Perhaps in recognition of the historic industry research on the topic, the NEC4 Alliance Contract has sought to strike a balance between positive and negative incentivisation.
Published in June 2018, the NEC4 Alliance Contract is the new kid on the block in relation to collaborative contracting. The New Engineering Contract (NEC) has always seen itself as one of the industry leaders in championing collaboration and incentivisation, so it is worth exploring its approach a little further.
Under the Alliance Contract are “alliance objectives”, which are defined as “an aspect of performance by the Alliance … for which a performance target is stated in the performance table”. These may include key performance indicators and other things of importance to the client, such as completion dates. The Alliance Manager assesses the Alliance’s performance against the alliance objectives in the performance table and if performance exceeds the identified target, then an amount stated is paid by the client: a direct positive incentive. If the target is not met, then the stated amount is paid to the client: a direct negative incentive.
This covers two of the employer’s ‘holy trinity’: time and quality. On cost, the Alliance Contract uses a ‘pain-gain’ mechanism: again, creating a model that includes both direct positive incentives and direct negative incentives. At pre-agreed intervals set out in the performance table, the Alliance Manager assesses the difference between the “Alliance Cost” and “the proportion of the budget for the work which has been completed”. If the budget is greater than the Alliance Cost then the amount stated in the performance table is paid by the client. If the Alliance Cost exceeds the budget, the amount stated in the performance table is paid to the client.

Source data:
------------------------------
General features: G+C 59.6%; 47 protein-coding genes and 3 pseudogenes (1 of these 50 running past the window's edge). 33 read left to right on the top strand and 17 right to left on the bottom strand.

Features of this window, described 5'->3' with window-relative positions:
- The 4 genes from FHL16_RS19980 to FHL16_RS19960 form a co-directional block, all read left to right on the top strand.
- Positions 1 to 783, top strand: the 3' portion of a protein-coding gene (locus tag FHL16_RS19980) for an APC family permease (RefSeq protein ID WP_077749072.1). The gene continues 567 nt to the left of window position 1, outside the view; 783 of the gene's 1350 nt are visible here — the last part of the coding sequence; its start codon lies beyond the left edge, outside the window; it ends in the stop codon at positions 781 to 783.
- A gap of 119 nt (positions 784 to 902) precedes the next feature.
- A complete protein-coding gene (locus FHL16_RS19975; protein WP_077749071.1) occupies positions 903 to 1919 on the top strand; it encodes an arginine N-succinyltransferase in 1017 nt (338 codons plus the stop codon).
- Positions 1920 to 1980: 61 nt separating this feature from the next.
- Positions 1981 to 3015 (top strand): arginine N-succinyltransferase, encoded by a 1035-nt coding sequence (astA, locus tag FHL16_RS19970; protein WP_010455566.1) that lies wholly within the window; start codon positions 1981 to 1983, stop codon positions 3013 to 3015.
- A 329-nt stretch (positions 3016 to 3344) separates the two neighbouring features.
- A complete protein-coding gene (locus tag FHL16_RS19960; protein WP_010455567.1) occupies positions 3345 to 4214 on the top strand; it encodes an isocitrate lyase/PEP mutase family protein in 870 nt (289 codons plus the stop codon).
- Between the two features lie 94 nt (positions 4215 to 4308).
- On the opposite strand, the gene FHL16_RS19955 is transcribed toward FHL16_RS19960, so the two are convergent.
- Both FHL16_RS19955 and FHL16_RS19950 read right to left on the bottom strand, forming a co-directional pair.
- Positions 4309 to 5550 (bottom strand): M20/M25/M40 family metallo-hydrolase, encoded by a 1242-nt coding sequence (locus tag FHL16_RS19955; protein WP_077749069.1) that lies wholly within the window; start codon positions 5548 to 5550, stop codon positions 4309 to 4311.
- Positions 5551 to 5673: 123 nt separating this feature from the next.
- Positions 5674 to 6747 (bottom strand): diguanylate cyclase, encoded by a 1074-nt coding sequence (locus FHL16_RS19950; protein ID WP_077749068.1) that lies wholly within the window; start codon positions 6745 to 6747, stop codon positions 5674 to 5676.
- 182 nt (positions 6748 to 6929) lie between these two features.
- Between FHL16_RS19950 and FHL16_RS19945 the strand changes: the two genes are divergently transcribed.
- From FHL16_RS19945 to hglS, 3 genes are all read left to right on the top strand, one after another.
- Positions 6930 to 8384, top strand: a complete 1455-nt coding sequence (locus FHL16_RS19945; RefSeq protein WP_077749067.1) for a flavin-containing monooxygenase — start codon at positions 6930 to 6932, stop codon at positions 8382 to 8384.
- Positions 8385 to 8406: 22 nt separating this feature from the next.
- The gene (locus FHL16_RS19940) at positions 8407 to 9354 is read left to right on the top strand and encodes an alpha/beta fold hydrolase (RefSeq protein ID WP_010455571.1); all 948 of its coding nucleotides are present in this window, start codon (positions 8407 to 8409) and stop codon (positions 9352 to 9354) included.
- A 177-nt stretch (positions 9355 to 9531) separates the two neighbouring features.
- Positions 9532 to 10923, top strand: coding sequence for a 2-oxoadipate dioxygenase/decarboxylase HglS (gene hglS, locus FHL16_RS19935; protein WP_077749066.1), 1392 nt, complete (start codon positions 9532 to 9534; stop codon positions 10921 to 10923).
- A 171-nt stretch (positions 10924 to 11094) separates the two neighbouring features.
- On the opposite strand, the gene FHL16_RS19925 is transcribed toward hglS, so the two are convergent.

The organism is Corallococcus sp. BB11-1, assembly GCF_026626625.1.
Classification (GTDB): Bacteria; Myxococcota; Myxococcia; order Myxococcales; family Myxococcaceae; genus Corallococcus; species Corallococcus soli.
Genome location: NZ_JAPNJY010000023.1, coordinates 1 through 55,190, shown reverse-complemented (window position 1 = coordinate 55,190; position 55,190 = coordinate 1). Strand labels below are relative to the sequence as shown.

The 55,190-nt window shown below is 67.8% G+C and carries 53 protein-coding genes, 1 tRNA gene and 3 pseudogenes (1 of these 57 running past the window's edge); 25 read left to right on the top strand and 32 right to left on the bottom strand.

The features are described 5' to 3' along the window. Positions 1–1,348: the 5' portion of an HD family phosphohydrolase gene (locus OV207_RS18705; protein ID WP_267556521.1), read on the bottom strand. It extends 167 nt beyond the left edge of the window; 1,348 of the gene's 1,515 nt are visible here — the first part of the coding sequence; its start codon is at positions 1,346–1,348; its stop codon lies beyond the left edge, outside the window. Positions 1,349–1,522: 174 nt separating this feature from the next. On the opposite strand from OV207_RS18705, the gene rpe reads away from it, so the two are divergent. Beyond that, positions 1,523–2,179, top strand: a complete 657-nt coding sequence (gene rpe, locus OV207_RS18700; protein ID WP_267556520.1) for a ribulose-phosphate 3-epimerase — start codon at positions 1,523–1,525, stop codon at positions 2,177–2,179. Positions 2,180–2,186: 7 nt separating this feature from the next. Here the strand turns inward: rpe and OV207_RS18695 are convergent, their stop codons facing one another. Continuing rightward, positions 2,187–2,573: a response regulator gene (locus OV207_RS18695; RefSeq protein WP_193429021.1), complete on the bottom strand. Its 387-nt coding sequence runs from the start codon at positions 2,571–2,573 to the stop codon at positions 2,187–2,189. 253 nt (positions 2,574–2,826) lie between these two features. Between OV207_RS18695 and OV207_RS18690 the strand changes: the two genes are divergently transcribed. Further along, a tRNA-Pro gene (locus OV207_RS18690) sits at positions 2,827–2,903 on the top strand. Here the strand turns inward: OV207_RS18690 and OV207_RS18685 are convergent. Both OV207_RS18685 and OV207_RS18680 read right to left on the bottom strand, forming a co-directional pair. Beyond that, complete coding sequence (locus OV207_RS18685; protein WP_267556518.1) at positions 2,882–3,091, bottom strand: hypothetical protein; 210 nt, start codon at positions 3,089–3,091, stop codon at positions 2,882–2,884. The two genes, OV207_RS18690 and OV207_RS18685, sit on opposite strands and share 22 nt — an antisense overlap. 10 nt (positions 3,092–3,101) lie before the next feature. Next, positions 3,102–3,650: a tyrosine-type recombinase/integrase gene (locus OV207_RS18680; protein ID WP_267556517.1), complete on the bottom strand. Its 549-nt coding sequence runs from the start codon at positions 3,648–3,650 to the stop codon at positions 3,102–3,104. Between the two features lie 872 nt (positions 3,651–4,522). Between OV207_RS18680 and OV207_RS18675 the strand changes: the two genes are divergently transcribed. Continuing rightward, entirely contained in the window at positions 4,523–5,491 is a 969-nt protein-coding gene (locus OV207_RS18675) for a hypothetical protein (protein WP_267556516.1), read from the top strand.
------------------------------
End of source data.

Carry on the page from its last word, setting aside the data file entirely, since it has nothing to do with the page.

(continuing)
The NEC4 Alliance Contract goes further than other standard forms have to date and introduced what is potentially quite a neat way of bringing incentives into project contracts. It creates a performance testing regime so that if the defect is also a failure to achieve an alliance objective the defect is not corrected. The Alliance pays a “penalty” by reference to the performance table. Regimes of this type have previously been solely punitive in nature and this approach also potentially avoids lengthy testing and retesting at commissioning.
Robert Parry is a construction procurement expert at Pinsent Masons, the law firm behind Out-Law.
30 Jul 2019
02 Oct 2019